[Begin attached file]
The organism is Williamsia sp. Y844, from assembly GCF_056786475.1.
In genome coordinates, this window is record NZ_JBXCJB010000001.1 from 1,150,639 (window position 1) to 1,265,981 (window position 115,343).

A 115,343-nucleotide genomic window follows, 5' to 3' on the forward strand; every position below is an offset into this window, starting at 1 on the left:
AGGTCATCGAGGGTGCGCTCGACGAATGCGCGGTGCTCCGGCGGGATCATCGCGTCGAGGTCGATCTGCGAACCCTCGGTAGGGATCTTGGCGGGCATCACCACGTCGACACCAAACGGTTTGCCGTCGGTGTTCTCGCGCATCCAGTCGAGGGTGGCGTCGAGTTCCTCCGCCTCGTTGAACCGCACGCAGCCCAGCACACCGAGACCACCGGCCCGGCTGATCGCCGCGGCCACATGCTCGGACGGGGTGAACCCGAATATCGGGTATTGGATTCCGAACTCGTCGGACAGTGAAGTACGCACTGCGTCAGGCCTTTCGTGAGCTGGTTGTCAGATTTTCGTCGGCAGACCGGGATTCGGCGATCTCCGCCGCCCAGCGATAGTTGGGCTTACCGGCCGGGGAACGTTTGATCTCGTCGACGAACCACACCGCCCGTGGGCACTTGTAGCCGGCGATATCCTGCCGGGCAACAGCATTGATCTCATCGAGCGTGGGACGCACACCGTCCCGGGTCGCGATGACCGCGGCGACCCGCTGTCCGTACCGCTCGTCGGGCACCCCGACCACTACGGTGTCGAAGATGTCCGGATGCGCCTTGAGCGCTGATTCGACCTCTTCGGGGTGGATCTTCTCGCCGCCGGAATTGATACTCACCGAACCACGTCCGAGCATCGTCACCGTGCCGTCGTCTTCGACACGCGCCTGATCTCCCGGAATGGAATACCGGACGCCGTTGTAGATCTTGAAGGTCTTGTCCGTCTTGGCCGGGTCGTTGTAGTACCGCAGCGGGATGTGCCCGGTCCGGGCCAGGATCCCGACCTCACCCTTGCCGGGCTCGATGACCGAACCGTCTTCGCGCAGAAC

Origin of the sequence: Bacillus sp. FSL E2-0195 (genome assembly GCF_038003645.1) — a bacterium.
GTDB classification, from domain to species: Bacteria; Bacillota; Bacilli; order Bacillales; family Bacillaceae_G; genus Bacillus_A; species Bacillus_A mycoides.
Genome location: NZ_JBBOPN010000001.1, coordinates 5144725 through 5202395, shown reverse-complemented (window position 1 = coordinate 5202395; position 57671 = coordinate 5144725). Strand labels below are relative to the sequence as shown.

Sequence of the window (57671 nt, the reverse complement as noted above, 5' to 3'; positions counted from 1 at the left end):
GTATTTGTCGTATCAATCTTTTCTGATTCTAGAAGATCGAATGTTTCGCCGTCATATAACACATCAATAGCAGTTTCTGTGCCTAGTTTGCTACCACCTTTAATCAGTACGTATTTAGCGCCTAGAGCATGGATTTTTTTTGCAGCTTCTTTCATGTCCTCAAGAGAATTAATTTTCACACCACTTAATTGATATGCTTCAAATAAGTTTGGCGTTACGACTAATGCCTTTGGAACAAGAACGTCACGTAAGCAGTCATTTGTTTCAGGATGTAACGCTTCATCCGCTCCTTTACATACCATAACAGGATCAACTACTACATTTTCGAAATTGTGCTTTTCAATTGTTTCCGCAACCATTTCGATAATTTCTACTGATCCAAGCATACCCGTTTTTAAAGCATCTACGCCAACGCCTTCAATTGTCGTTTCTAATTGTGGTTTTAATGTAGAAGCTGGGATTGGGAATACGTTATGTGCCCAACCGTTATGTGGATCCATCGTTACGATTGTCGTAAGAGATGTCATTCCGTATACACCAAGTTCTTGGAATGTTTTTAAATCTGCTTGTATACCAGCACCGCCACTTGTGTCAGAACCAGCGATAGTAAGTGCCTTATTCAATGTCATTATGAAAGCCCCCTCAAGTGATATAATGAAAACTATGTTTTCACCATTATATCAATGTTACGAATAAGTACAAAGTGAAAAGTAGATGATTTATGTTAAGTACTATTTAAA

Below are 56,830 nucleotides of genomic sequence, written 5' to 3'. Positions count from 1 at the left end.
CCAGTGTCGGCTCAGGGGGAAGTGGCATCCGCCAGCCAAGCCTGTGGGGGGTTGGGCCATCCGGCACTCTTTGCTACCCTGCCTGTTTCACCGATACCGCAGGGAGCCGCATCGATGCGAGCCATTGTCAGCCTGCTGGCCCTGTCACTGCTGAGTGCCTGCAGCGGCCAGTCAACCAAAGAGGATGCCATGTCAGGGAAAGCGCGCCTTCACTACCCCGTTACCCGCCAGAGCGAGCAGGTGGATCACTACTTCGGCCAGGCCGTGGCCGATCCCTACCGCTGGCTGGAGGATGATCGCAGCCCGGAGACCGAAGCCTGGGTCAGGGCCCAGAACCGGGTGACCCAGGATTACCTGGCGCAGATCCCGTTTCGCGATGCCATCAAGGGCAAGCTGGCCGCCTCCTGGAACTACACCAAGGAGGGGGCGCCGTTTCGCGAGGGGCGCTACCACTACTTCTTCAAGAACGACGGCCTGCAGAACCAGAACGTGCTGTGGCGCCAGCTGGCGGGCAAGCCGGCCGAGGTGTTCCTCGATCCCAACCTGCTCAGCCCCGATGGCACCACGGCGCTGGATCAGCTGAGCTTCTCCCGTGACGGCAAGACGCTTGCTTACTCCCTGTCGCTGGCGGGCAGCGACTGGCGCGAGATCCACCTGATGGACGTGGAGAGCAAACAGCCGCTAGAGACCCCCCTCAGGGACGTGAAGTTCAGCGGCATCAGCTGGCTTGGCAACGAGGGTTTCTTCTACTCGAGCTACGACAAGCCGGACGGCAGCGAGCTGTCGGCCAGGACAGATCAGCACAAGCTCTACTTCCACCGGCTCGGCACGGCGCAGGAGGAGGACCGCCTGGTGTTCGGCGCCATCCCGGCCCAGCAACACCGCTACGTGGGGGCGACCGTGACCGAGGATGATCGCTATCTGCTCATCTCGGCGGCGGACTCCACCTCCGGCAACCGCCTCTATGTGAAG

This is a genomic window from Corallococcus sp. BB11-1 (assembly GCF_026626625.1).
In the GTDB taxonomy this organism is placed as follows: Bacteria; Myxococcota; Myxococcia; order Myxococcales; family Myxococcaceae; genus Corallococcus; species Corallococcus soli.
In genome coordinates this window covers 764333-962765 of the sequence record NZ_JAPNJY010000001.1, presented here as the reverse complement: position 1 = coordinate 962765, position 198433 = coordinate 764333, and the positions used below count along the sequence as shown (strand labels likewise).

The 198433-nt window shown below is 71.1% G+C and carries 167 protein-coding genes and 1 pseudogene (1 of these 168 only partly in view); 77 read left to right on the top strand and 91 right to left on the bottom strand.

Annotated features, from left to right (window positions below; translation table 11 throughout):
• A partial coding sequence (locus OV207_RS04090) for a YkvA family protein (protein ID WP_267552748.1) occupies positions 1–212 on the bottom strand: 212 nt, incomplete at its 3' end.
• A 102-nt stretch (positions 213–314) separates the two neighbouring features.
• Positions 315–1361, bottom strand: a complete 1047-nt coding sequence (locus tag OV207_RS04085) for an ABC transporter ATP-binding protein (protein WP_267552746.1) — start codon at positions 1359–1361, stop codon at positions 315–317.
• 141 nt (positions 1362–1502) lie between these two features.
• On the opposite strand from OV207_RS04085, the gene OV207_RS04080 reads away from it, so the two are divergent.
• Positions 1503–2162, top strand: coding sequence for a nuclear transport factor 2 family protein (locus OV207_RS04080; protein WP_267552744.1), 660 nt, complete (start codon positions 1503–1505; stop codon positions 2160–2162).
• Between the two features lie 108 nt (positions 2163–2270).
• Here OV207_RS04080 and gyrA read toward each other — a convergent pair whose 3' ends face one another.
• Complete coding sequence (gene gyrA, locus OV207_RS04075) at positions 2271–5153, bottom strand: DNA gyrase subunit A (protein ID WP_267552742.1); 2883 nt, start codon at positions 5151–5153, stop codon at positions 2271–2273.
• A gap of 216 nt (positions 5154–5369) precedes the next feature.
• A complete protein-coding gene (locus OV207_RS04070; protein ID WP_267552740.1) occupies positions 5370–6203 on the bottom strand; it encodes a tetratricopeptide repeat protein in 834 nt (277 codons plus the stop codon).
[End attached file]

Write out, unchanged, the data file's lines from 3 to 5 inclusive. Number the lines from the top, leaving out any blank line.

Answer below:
A 115,343-nucleotide genomic window follows, 5' to 3' on the forward strand; every position below is an offset into this window, starting at 1 on the left:
AGGTCATCGAGGGTGCGCTCGACGAATGCGCGGTGCTCCGGCGGGATCATCGCGTCGAGGTCGATCTGCGAACCCTCGGTAGGGATCTTGGCGGGCATCACCACGTCGACACCAAACGGTTTGCCGTCGGTGTTCTCGCGCATCCAGTCGAGGGTGGCGTCGAGTTCCTCCGCCTCGTTGAACCGCACGCAGCCCAGCACACCGAGACCACCGGCCCGGCTGATCGCCGCGGCCACATGCTCGGACGGGGTGAACCCGAATATCGGGTATTGGATTCCGAACTCGTCGGACAGTGAAGTACGCACTGCGTCAGGCCTTTCGTGAGCTGGTTGTCAGATTTTCGTCGGCAGACCGGGATTCGGCGATCTCCGCCGCCCAGCGATAGTTGGGCTTACCGGCCGGGGAACGTTTGATCTCGTCGACGAACCACACCGCCCGTGGGCACTTGTAGCCGGCGATATCCTGCCGGGCAACAGCATTGATCTCATCGAGCGTGGGACGCACACCGTCCCGGGTCGCGATGACCGCGGCGACCCGCTGTCCGTACCGCTCGTCGGGCACCCCGACCACTACGGTGTCGAAGATGTCCGGATGCGCCTTGAGCGCTGATTCGACCTCTTCGGGGTGGATCTTCTCGCCGCCGGAATTGATACTCACCGAACCACGTCCGAGCATCGTCACCGTGCCGTCGTCTTCGACACGCGCCTGATCTCCCGGAATGGAATACCGGACGCCGTTGTAGATCTTGAAGGTCTTGTCCGTCTTGGCCGGGTCGTTGTAGTACCGCAGCGGGATGTGCCCGGTCCGGGCCAGGATCCCGACCTCACCCTTGCCGGGCTCGATGACCGAACCGTCTTCGCGCAGAAC

Origin of the sequence: Bacillus sp. FSL E2-0195 (genome assembly GCF_038003645.1) — a bacterium.